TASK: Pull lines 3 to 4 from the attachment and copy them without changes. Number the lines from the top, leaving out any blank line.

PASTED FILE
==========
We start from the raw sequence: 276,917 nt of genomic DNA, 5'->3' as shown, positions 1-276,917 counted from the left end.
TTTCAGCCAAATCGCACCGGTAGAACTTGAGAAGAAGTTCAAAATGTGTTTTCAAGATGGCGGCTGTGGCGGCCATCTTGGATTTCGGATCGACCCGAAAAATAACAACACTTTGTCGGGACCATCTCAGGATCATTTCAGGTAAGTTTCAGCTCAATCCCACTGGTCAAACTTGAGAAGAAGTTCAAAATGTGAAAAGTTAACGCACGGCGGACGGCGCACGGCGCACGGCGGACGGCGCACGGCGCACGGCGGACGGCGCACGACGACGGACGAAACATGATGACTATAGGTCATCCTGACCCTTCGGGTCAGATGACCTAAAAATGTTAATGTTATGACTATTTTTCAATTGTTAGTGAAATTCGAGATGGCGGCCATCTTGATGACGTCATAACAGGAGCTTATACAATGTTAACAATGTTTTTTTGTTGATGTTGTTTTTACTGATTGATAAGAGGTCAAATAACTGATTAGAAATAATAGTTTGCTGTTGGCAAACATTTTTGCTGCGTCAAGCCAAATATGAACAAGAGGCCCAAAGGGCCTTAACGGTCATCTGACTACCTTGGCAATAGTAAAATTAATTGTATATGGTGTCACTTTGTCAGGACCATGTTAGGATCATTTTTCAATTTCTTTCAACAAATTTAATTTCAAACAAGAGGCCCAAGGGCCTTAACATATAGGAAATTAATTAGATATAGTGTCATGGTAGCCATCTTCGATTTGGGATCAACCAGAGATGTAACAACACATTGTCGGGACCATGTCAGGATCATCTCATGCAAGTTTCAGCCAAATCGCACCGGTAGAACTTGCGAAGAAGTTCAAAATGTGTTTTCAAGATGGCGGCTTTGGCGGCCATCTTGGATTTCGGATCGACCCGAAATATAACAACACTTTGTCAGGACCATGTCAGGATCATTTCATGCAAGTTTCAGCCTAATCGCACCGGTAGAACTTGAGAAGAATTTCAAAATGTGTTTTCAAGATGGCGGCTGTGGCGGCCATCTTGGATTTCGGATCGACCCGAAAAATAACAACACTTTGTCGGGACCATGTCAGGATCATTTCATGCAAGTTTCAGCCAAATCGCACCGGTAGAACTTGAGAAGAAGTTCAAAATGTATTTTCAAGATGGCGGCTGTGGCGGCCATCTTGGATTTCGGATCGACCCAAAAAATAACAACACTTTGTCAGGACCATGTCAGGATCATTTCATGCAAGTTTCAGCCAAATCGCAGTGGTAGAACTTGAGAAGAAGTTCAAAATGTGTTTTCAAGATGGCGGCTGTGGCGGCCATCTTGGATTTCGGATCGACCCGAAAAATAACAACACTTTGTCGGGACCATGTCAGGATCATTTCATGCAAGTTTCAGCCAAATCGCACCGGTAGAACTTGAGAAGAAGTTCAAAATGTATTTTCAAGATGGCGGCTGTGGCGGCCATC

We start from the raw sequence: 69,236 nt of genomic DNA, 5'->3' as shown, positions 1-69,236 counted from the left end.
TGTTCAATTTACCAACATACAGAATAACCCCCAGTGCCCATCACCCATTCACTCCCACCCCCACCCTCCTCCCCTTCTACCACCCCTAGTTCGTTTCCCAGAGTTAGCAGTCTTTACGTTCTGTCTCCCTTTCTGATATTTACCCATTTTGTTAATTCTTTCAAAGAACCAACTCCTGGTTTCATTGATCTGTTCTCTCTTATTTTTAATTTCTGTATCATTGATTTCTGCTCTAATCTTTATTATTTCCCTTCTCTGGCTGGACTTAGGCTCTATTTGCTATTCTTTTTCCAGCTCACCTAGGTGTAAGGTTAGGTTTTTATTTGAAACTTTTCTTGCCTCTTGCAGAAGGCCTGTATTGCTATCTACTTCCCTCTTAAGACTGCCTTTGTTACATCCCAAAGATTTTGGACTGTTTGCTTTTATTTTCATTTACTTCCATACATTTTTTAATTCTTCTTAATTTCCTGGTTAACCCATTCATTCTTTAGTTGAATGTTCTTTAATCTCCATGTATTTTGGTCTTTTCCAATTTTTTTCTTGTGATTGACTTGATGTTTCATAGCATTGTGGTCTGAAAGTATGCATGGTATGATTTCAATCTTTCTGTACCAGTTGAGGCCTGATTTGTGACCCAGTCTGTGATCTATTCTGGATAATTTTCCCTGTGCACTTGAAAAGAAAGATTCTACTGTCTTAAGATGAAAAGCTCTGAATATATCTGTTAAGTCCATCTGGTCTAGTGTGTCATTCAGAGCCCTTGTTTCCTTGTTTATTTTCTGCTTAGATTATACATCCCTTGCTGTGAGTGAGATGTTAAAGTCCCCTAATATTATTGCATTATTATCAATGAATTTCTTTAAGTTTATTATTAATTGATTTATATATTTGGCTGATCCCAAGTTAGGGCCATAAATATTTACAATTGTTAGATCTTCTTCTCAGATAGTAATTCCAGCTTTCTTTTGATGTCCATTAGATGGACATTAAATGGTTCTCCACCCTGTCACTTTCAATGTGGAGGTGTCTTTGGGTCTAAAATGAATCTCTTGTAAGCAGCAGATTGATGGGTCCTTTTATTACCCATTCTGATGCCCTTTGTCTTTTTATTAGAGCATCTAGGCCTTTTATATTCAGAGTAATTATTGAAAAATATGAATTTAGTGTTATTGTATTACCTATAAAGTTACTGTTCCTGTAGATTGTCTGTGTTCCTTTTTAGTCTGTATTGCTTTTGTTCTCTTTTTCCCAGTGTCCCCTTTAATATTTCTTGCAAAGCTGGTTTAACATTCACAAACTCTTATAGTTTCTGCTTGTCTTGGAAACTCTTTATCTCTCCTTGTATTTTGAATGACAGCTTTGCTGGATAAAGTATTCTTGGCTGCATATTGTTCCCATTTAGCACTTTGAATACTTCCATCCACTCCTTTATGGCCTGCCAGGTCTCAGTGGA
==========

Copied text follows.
We start from the raw sequence: 69,236 nt of genomic DNA, 5'->3' as shown, positions 1-69,236 counted from the left end.
TGTTCAATTTACCAACATACAGAATAACCCCCAGTGCCCATCACCCATTCACTCCCACCCCCACCCTCCTCCCCTTCTACCACCCCTAGTTCGTTTCCCAGAGTTAGCAGTCTTTACGTTCTGTCTCCCTTTCTGATATTTACCCATTTTGTTAATTCTTTCAAAGAACCAACTCCTGGTTTCATTGATCTGTTCTCTCTTATTTTTAATTTCTGTATCATTGATTTCTGCTCTAATCTTTATTATTTCCCTTCTCTGGCTGGACTTAGGCTCTATTTGCTATTCTTTTTCCAGCTCACCTAGGTGTAAGGTTAGGTTTTTATTTGAAACTTTTCTTGCCTCTTGCAGAAGGCCTGTATTGCTATCTACTTCCCTCTTAAGACTGCCTTTGTTACATCCCAAAGATTTTGGACTGTTTGCTTTTATTTTCATTTACTTCCATACATTTTTTAATTCTTCTTAATTTCCTGGTTAACCCATTCATTCTTTAGTTGAATGTTCTTTAATCTCCATGTATTTTGGTCTTTTCCAATTTTTTTCTTGTGATTGACTTGATGTTTCATAGCATTGTGGTCTGAAAGTATGCATGGTATGATTTCAATCTTTCTGTACCAGTTGAGGCCTGATTTGTGACCCAGTCTGTGATCTATTCTGGATAATTTTCCCTGTGCACTTGAAAAGAAAGATTCTACTGTCTTAAGATGAAAAGCTCTGAATATATCTGTTAAGTCCATCTGGTCTAGTGTGTCATTCAGAGCCCTTGTTTCCTTGTTTATTTTCTGCTTAGATTATACATCCCTTGCTGTGAGTGAGATGTTAAAGTCCCCTAATATTATTGCATTATTATCAATGAATTTCTTTAAGTTTATTATTAATTGATTTATATATTTGGCTGATCCCAAGTTAGGGCCATAAATATTTACAATTGTTAGATCTTCTTCTCAGATAGTAATTCCAGCTTTCTTTTGATGTCCATTAGATGGACATTAAATGGTTCTCCACCCTGTCACTTTCAATGTGGAGGTGTCTTTGGGTCTAAAATGAATCTCTTGTAAGCAGCAGATTGATGGGTCCTTTTATTACCCATTCTGATGCCCTTTGTCTTTTTATTAGAGCATCTAGGCCTTTTATATTCAGAGTAATTATTGAAAAATATGAATTTAGTGTTATTGTATTACCTATAAAGTTACTGTTCCTGTAGATTGTCTGTGTTCCTTTTTAGTCTGTATTGCTTTTGTTCTCTTTTTCCCAGTGTCCCCTTTAATATTTCTTGCAAAGCTGGTTTAACATTCACAAACTCTTATAGTTTCTGCTTGTCTTGGAAACTCTTTATCTCTCCTTGTATTTTGAATGACAGCTTTGCTGGATAAAGTATTCTTGGCTGCATATTGTTCCCATTTAGCACTTTGAATACTTCCATCCACTCCTTTATGGCCTGCCAGGTCTCAGTGGA